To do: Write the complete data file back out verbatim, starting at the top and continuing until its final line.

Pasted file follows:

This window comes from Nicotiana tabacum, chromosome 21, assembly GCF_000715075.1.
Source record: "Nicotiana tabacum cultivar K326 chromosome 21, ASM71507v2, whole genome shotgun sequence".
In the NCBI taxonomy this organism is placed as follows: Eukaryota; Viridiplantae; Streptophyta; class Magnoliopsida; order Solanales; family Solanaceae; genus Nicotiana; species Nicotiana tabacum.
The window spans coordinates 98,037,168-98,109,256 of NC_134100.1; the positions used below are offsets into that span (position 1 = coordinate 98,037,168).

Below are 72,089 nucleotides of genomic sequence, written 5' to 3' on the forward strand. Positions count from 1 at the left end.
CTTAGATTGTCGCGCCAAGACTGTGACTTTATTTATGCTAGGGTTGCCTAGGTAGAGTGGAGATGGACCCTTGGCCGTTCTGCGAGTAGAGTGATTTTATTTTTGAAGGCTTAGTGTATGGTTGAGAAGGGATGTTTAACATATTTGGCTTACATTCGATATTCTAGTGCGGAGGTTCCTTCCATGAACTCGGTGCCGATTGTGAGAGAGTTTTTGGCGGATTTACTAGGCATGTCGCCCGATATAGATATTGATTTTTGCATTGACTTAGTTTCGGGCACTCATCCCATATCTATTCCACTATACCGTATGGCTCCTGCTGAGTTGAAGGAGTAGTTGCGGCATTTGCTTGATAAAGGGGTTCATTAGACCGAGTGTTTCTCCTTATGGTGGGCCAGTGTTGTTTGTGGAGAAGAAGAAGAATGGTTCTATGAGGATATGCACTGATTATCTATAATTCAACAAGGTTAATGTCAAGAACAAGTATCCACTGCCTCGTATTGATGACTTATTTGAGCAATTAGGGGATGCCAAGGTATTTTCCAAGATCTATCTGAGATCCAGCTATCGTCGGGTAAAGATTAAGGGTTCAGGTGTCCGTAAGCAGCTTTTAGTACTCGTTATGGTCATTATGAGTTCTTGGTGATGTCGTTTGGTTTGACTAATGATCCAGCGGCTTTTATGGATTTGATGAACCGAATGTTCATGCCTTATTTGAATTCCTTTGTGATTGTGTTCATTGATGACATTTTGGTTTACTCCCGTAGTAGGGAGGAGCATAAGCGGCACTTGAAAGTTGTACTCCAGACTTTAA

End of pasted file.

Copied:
This window comes from Nicotiana tabacum, chromosome 21, assembly GCF_000715075.1.
Source record: "Nicotiana tabacum cultivar K326 chromosome 21, ASM71507v2, whole genome shotgun sequence".
In the NCBI taxonomy this organism is placed as follows: Eukaryota; Viridiplantae; Streptophyta; class Magnoliopsida; order Solanales; family Solanaceae; genus Nicotiana; species Nicotiana tabacum.
The window spans coordinates 98,037,168-98,109,256 of NC_134100.1; the positions used below are offsets into that span (position 1 = coordinate 98,037,168).

Below are 72,089 nucleotides of genomic sequence, written 5' to 3' on the forward strand. Positions count from 1 at the left end.
CTTAGATTGTCGCGCCAAGACTGTGACTTTATTTATGCTAGGGTTGCCTAGGTAGAGTGGAGATGGACCCTTGGCCGTTCTGCGAGTAGAGTGATTTTATTTTTGAAGGCTTAGTGTATGGTTGAGAAGGGATGTTTAACATATTTGGCTTACATTCGATATTCTAGTGCGGAGGTTCCTTCCATGAACTCGGTGCCGATTGTGAGAGAGTTTTTGGCGGATTTACTAGGCATGTCGCCCGATATAGATATTGATTTTTGCATTGACTTAGTTTCGGGCACTCATCCCATATCTATTCCACTATACCGTATGGCTCCTGCTGAGTTGAAGGAGTAGTTGCGGCATTTGCTTGATAAAGGGGTTCATTAGACCGAGTGTTTCTCCTTATGGTGGGCCAGTGTTGTTTGTGGAGAAGAAGAAGAATGGTTCTATGAGGATATGCACTGATTATCTATAATTCAACAAGGTTAATGTCAAGAACAAGTATCCACTGCCTCGTATTGATGACTTATTTGAGCAATTAGGGGATGCCAAGGTATTTTCCAAGATCTATCTGAGATCCAGCTATCGTCGGGTAAAGATTAAGGGTTCAGGTGTCCGTAAGCAGCTTTTAGTACTCGTTATGGTCATTATGAGTTCTTGGTGATGTCGTTTGGTTTGACTAATGATCCAGCGGCTTTTATGGATTTGATGAACCGAATGTTCATGCCTTATTTGAATTCCTTTGTGATTGTGTTCATTGATGACATTTTGGTTTACTCCCGTAGTAGGGAGGAGCATAAGCGGCACTTGAAAGTTGTACTCCAGACTTTAA